I thought for a long time about whether or not to include Elisif’s phone message. She died almost two years ago, and we never disconnected her phone. The reason we never disconnected it is because it’s very hard to let go. I knew that voice recorder was just sitting there. I hadn’t called it at all. I couldn’t do it. I thought about it in this piece. I decided a total dark room was the way to do it, and to have it sound like a phone message. Her voice is more distant. I didn’t record it until two days before the opening because I couldn’t do it. The song and that recording become the bridge to make the whole of it a loop. For me, the start is the sniff, and then “I first met Elisif at spring lake ranch.” For other people who stay through the whole thing, it’s unsure what the start is. They think maybe it’s the song, or the voice recorder. But for me the voice recorder is the end and the start.
The whole progression of intensity that you were talking about throughout the narrative is a really humanizing force. The phone message at the end is also incredibly powerful, and really drives the authenticity of the story home.
There is one moment – I thought about editing it out – it’s sort of like a wink at the audience. Kirk Wulf, one of the voices, is very eloquent and he has almost a monologue where he says something about “riding the wave of the things you love”, “it’s not surprising that her art was so eloquent”, and “she is Marilyn, and Elvis” and then at the end he is talking about his loss, and he says “I see a camera pulling back and I see Elisif in her mirrored glasses and her blue hair facing more away from people than towards people,” and then he says, “I’m having a really hard time dealing with this. It’s absurd, I’m talking to her father and I’m talking about my loss.” I decided to keep that in, because I suspected and believed that anybody in there would be moved by this story, and have their own emotional responses that are at a certain level. He is reminding them that their emotional response is only a fraction of what he feels, or what I feel.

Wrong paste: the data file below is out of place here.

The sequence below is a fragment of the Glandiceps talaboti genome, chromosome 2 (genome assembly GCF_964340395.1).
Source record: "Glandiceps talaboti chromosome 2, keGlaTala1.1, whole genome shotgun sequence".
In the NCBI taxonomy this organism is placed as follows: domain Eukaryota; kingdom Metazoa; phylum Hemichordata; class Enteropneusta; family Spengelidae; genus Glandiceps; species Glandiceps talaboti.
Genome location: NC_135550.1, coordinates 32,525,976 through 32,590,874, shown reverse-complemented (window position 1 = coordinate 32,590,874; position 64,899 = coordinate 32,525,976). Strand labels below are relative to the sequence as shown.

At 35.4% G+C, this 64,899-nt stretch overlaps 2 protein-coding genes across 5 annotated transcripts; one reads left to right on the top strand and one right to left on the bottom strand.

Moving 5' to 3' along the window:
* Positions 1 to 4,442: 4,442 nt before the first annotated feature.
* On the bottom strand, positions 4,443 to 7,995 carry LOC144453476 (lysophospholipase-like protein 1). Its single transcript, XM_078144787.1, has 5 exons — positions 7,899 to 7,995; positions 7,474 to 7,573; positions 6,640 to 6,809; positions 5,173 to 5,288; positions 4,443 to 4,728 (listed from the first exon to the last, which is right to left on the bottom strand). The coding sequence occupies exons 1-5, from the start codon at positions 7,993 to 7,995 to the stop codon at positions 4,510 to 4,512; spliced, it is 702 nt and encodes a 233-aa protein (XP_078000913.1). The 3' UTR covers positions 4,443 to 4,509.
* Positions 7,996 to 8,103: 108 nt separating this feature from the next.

That was a really remarkable perspective to include. How did you go about compiling all of the interviews? What was that process like?
It was daunting, healing, and painful. It was urgent for me to do this. Most of the interviews were beautiful to do. I fell in love with almost every single person I spoke with. Some of them were loved ones already. I chose not to interview my wife, my two other daughters, my mother, or my brother. There are only four family members in the whole thing: my mother in law, my father in law, my nephew, and my sister in law. I think that’s kind of interesting. Here I am getting to the heart of the story and I leave out those as close as me? Yet I get to the heart? That wasn’t a conscious decision. I thought I was going to interview them at the end after I had interviewed others so that I could have them fill in gaps, but I was full. I didn’t need it.